April 23, 2014
An afternoon drive into Istria – Capodistria or the port town of Koper. It is located just over the border from Trieste basically at the top north west point of the Istrian penninsula and is the tiny slice of the Adriatic shore that belongs to Slovenia. The rest of the Istrian peninsula is now part of Croatia. We take the old road and not the autostrada, and the approach to Capodistria from Trieste is through a small stretch of rolling green fields and rows of grapevines with the Adriatic on our right. The first site of the town is all industrial with those round white petroleum silos, the cranes from the port and an industrial park. As we near the port, there are rows and rows of cars some still wrapped in plastic that are straight out of their containers. Since all cars look the same to me I don’t know the make of the cars.
Then we follow a few traffic circles past supermarkets and small shopping plazas to park the car in a large gravel parking lot beside the Despar grocery store. We cross through a nicely tree shaded park that has a children’s playground. The sign says to keep the area clean for the children. And just outside the park is a WC – for dogs. A grate covers an opening and there is a handheld shower to flush down the dog doo. All along the walk I am impressed with how clean the town is and at how much effort is put into maintaining the streets, businesses and parks. We reach a street corner and the driver of the oncoming car slows down and stops. I have not even given the signal of stepping slowly into the road and then stopping to stare down the driver which you must do in Trieste! And in Trieste the driver just pauses the car long enough for you to dash in front of it and then the car passes behind you right on your heels.
The street along side the historic centre is bordered by department stores, bookstores, travel agencies and as we near the port – I see the farmer’s market and its stands but it is only open on Sundays. There is a wide lungomare where pleasure craft and fishing boats are moored and it is lined with tall palm trees. The boats are framed by the snow capped mountains in the background to the west.
We head into one of the gates to the walled city – the Muda Gate which was the central gate and was built in 1516. The first records of a town in this location date back to the second half of the 6th century. We enter Preseren Square and the old city. Three story stone buildings, – all the buildings linked together, pastel colored with Venetian style windows, wooden shutters, flower boxes. From there we reach Carpaccio Square. It is named after the Venetian artist Vittore Carpaccio who supposedly lived and worked in Koper in the 16th century. The 14th century house where he lived is in this square and it is painted a vivid burgundy color. What stood out for me was a long row of old wisteria vines still in bloom running over top of a long wooden bench. This square also has a set of arches now with a view of the port but these would have been city gates in the past. We head up a narrow street and now the buildings really do feel like Venice – I see a Venetian lion still strong and proud although the dark coral plaster is crumbling around him. A lot of the buildings have been restored and are well maintained. I look up at one that has not been restored and see the ancient timber frames, dark and worn that hold up the roof – really interesting and exciting to see the actual structure, bones of the building that have been there for more than 500 years. The house is in fact occupied. This is a living place where people make their homes and live their lives like generations and generations of people before them. We wind our way up the street and there are clothing stores, an organic products store, an antiquarian bookstore, art galleries, a museum, eating places and narrow side streets on both sides with the same tall pastel colored buildings.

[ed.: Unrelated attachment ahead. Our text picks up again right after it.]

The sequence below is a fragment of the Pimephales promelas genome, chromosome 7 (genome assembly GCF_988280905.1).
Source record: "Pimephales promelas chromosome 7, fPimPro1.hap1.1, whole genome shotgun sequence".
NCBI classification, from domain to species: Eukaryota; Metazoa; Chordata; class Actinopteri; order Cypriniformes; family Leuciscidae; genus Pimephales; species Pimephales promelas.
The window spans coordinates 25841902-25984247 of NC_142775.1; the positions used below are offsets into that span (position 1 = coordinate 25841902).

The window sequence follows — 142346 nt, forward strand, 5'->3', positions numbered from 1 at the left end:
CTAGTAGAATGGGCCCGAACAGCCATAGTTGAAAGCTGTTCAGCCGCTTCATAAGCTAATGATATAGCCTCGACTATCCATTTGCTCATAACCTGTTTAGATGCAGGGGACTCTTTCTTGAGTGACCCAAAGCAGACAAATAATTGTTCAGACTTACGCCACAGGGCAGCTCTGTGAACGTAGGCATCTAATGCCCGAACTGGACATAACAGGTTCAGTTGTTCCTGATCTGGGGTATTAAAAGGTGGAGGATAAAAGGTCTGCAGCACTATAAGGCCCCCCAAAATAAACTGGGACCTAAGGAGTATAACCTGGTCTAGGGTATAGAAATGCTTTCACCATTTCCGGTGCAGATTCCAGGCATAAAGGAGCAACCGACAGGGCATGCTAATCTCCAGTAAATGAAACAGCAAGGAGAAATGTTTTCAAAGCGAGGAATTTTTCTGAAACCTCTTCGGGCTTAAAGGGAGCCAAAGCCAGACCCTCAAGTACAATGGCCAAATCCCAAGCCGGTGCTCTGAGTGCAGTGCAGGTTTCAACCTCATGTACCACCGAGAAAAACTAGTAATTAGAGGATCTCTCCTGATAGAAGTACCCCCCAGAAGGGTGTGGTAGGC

Then the street opens up into this unexpected and beautiful piazza – unromantically called Trg Tito! I am stunned – it has a campanile and a loggia just like in Piazza San Marco and it is surrounded by light grey white stone palazzi. As beautiful as Venice but on a human scale not a grand scale. A little girl chases pigeons and has lots of room to do so. The piazza is wide open, with people leisurely strolling about and enjoying the beauty of the space. In the loggia is a caffe, one of the oldest in Slovenia and it has been there since the mid 19th century. The Cathedral of Mary’s Assumption was built in the 15th century in a mix of Gothic and Renaissance styles. The campanile- bell tower – was originally a Romanesque fortification and converted to a bell tower between the 15th and 17th century. I love the facade of the Praetorian Palace – which dates from the 15th century with all its carved plaques and dates and carved lions and dentailed top. It would be nice to be able to read and understand what all the plaques say. We sit on a stone bench in front of the church and I try to take in all the beauty and history that surrounds me in this piazza. Then we head through the gates and onto the Ulica Cevljarska – the Shoemaker’s street- medieval and still holding onto that trade and craft feel. It is narrow and winding and has narrow and winding side streets. It is alive and functional with small stores occupying every space and people sitting outside enjoying a coffee or an aperativo. How fortunate we are that this fine example of the Venetian lifestyle and town design that today we crave – walkable, people friendly spaces, with all your needs met in your own neighborhood – is not only so well preserved but alive. A jewel of a town.